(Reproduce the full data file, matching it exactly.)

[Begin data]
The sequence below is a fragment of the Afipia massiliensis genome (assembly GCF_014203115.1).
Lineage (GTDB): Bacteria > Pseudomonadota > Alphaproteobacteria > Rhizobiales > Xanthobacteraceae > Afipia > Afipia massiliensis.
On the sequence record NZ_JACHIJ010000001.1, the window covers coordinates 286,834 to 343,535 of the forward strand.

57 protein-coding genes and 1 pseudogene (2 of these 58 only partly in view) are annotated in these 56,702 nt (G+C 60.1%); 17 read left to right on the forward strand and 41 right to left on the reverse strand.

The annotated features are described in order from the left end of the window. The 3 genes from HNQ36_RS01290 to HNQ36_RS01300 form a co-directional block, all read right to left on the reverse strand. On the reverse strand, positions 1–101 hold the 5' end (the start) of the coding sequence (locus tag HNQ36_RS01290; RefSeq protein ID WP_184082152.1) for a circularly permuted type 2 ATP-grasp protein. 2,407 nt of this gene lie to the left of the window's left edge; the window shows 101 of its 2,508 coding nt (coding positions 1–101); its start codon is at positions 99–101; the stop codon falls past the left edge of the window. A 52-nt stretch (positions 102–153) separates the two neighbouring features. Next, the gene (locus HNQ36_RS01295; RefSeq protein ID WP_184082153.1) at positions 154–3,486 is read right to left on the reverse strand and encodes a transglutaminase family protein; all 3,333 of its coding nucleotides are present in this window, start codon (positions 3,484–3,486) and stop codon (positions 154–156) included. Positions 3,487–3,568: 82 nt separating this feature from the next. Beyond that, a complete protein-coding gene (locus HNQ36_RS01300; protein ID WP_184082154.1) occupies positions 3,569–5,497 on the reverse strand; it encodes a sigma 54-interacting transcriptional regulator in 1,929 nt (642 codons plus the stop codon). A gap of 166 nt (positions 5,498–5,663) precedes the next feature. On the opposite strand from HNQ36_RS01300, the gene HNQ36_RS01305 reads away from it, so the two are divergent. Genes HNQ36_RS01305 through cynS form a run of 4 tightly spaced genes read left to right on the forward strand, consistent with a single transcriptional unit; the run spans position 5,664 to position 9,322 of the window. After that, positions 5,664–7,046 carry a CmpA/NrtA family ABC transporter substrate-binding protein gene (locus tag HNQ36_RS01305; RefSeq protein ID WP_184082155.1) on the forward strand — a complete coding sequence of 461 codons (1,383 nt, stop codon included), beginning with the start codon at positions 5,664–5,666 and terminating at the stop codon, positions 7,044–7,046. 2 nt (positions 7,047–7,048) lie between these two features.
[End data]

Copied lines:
The sequence below is a fragment of the Afipia massiliensis genome (assembly GCF_014203115.1).
Lineage (GTDB): Bacteria > Pseudomonadota > Alphaproteobacteria > Rhizobiales > Xanthobacteraceae > Afipia > Afipia massiliensis.
On the sequence record NZ_JACHIJ010000001.1, the window covers coordinates 286,834 to 343,535 of the forward strand.

57 protein-coding genes and 1 pseudogene (2 of these 58 only partly in view) are annotated in these 56,702 nt (G+C 60.1%); 17 read left to right on the forward strand and 41 right to left on the reverse strand.

The annotated features are described in order from the left end of the window. The 3 genes from HNQ36_RS01290 to HNQ36_RS01300 form a co-directional block, all read right to left on the reverse strand. On the reverse strand, positions 1–101 hold the 5' end (the start) of the coding sequence (locus tag HNQ36_RS01290; RefSeq protein ID WP_184082152.1) for a circularly permuted type 2 ATP-grasp protein. 2,407 nt of this gene lie to the left of the window's left edge; the window shows 101 of its 2,508 coding nt (coding positions 1–101); its start codon is at positions 99–101; the stop codon falls past the left edge of the window. A 52-nt stretch (positions 102–153) separates the two neighbouring features. Next, the gene (locus HNQ36_RS01295; RefSeq protein ID WP_184082153.1) at positions 154–3,486 is read right to left on the reverse strand and encodes a transglutaminase family protein; all 3,333 of its coding nucleotides are present in this window, start codon (positions 3,484–3,486) and stop codon (positions 154–156) included. Positions 3,487–3,568: 82 nt separating this feature from the next. Beyond that, a complete protein-coding gene (locus HNQ36_RS01300; protein ID WP_184082154.1) occupies positions 3,569–5,497 on the reverse strand; it encodes a sigma 54-interacting transcriptional regulator in 1,929 nt (642 codons plus the stop codon). A gap of 166 nt (positions 5,498–5,663) precedes the next feature. On the opposite strand from HNQ36_RS01300, the gene HNQ36_RS01305 reads away from it, so the two are divergent. Genes HNQ36_RS01305 through cynS form a run of 4 tightly spaced genes read left to right on the forward strand, consistent with a single transcriptional unit; the run spans position 5,664 to position 9,322 of the window. After that, positions 5,664–7,046 carry a CmpA/NrtA family ABC transporter substrate-binding protein gene (locus tag HNQ36_RS01305; RefSeq protein ID WP_184082155.1) on the forward strand — a complete coding sequence of 461 codons (1,383 nt, stop codon included), beginning with the start codon at positions 5,664–5,666 and terminating at the stop codon, positions 7,044–7,046. 2 nt (positions 7,047–7,048) lie between these two features.